Our time in the Lake District and Yorkshire dales was an opportunity to get out of the city and enjoy some of the English countryside.
We spent three days at Keswick in the Lake district which is a truly beautiful part of the country. As Keswick is on the C2C (Coast to coast walking and cycling route), it was also an opportunity to do some walking and cycling in preparation for our upcoming pilgrimage in Spain and cycling tour in the Loire Valley. Some older people might know Keswick from the pencils, particularly the coloured pencils that we used at school - the scene over Derwent Water was used on the pencil case - it is a lovely view over the lake to the rolling, wooded hills in the distance.
We enjoyed a nice 9 mile walk around the lake on a “hot” 25-27°C day (on our way, we heard a lady telling her friend that she “had not slept a wink because it was too hot” over night - perhaps 18°C) Everybody was complaining about the heat wave conditions - it wasn’t really but it was a bit humid. Despite this, we enjoyed a nice easy walk through lovely countryside. It did remind us how much we have been influenced by what we studied at school - the trees and flowers were all familiar from the novels and poetry we read at school. (Hopefully the curriculum has moved on so that Australian children learn about Australian thngs.)
The next day we hired some bikes and did an easy 20 mile ride along the C2C which was mostly along an old railway alignment beside the River Greta which runs through Keswick. As a result the ride was quite easy as well as being very pleasant. Of course we had to stop for a lunch break at a small pub along the way - a nice open sandwich and a pint of ale (for Neil anyway) - England is well set up for this sort of travelling with lots of small villages and pubs.
We also went down to Bowness and enjoyed a lovely evening cruise on Lake Windermere with Irene & Brian, our clients who collected our cricket tickets for us. It was nice to get out on the water, see all the testosterone monsters of the power boats that use the lake and to see the mansions along the shore. The warm weather was perfect for a cruise and mooring out of the wind for a glass of wine and a bite to eat made it a tough day on the tourist trail (but someone has to do it!).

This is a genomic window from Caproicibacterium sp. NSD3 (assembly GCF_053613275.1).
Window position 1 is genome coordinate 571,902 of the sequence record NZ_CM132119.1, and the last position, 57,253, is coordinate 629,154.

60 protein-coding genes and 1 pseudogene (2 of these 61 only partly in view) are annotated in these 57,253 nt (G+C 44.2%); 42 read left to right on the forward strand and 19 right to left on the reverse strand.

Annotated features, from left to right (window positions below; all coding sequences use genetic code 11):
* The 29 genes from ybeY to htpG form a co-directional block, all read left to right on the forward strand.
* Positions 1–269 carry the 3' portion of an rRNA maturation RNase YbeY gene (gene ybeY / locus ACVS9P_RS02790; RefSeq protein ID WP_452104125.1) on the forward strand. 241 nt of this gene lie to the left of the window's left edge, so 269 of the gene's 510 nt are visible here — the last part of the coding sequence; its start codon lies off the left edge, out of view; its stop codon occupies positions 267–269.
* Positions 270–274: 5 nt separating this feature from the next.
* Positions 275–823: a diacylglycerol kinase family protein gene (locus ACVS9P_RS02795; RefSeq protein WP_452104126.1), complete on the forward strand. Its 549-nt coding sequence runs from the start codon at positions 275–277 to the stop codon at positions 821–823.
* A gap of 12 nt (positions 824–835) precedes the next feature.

From Keswick we drove through miles of fabulous dry stone walls only a little way down the road to Malham (near Skipton) in the Yorkshire dales. Malham is a small village but is also an important walking and riding centre - we were amazed at the number of cars that were parked in an overflow cark park on the Sunday.
We enjoyed a lovely walk up to Malham Cove (a significant limestone cliff with a limestone pavement at the top) and then on across the open moor lands to Malham Tarn (a lake). It seemed like there were walking tracks everywhere and people were using them. We hiked back across the moor to Gordale Scar, a gorge with a waterfall seemingly coming out of the rock, and Janet’s Foss, a quite disappointing waterfall but don’t they have fabulous names?
On the walk we were delighted to get a good view of some peregrine falcons which were raising a group of four chicks in a nest on Malham Cove - apparently the falcons are quite rare and having four chicks even rarer.
The next day we hired bikes from Settle which railway buffs will know from the Settle to Carlisle scenic railway. We didn’t take the train trip but had a very good bike ride around the district enjoying views of the dales and some of the hills in the area.
The only frustration on the ride was the inability to find a pub to serve us food - the Game Cock at Austwick told us that they were busy and would not be taking food orders for half and hour. Slow service in restaurants has been quite common - little wonder Gordon Ramsay swears a lot, we have felt like joining him on many occasions.
After Malham we had to endure a hairy ride down the motorway in pelting rain to Chipping Campden in the Cotswolds. More about them later.